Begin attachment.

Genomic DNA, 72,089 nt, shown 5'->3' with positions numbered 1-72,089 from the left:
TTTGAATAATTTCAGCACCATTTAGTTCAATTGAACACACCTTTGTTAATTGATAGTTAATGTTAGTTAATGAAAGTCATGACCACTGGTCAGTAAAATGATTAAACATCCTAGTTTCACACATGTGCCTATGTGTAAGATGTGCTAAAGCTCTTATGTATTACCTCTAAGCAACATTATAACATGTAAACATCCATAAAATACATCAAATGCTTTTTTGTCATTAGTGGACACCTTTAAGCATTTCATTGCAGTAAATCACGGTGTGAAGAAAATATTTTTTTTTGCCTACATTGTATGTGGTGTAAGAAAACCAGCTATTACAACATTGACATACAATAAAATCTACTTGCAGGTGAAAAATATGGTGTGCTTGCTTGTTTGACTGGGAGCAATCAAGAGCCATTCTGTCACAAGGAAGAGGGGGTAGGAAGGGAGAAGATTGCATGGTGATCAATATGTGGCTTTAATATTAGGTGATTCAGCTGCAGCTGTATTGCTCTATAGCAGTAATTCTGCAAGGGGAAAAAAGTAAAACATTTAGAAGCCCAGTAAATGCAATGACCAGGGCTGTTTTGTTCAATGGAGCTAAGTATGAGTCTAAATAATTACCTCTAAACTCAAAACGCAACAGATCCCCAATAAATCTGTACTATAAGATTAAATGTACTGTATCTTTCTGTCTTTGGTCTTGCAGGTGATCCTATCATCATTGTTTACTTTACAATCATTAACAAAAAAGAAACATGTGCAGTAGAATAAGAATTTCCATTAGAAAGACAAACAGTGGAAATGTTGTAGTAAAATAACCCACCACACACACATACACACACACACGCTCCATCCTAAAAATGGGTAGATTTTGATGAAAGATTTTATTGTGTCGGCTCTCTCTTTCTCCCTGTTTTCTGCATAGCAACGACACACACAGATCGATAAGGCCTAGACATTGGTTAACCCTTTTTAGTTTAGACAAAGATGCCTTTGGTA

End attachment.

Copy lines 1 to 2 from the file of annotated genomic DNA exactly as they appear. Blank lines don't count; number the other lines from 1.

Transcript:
Genomic DNA, 72,089 nt, shown 5'->3' with positions numbered 1-72,089 from the left:
TTTGAATAATTTCAGCACCATTTAGTTCAATTGAACACACCTTTGTTAATTGATAGTTAATGTTAGTTAATGAAAGTCATGACCACTGGTCAGTAAAATGATTAAACATCCTAGTTTCACACATGTGCCTATGTGTAAGATGTGCTAAAGCTCTTATGTATTACCTCTAAGCAACATTATAACATGTAAACATCCATAAAATACATCAAATGCTTTTTTGTCATTAGTGGACACCTTTAAGCATTTCATTGCAGTAAATCACGGTGTGAAGAAAATATTTTTTTTTGCCTACATTGTATGTGGTGTAAGAAAACCAGCTATTACAACATTGACATACAATAAAATCTACTTGCAGGTGAAAAATATGGTGTGCTTGCTTGTTTGACTGGGAGCAATCAAGAGCCATTCTGTCACAAGGAAGAGGGGGTAGGAAGGGAGAAGATTGCATGGTGATCAATATGTGGCTTTAATATTAGGTGATTCAGCTGCAGCTGTATTGCTCTATAGCAGTAATTCTGCAAGGGGAAAAAAGTAAAACATTTAGAAGCCCAGTAAATGCAATGACCAGGGCTGTTTTGTTCAATGGAGCTAAGTATGAGTCTAAATAATTACCTCTAAACTCAAAACGCAACAGATCCCCAATAAATCTGTACTATAAGATTAAATGTACTGTATCTTTCTGTCTTTGGTCTTGCAGGTGATCCTATCATCATTGTTTACTTTACAATCATTAACAAAAAAGAAACATGTGCAGTAGAATAAGAATTTCCATTAGAAAGACAAACAGTGGAAATGTTGTAGTAAAATAACCCACCACACACACATACACACACACACGCTCCATCCTAAAAATGGGTAGATTTTGATGAAAGATTTTATTGTGTCGGCTCTCTCTTTCTCCCTGTTTTCTGCATAGCAACGACACACACAGATCGATAAGGCCTAGACATTGGTTAACCCTTTTTAGTTTAGACAAAGATGCCTTTGGTA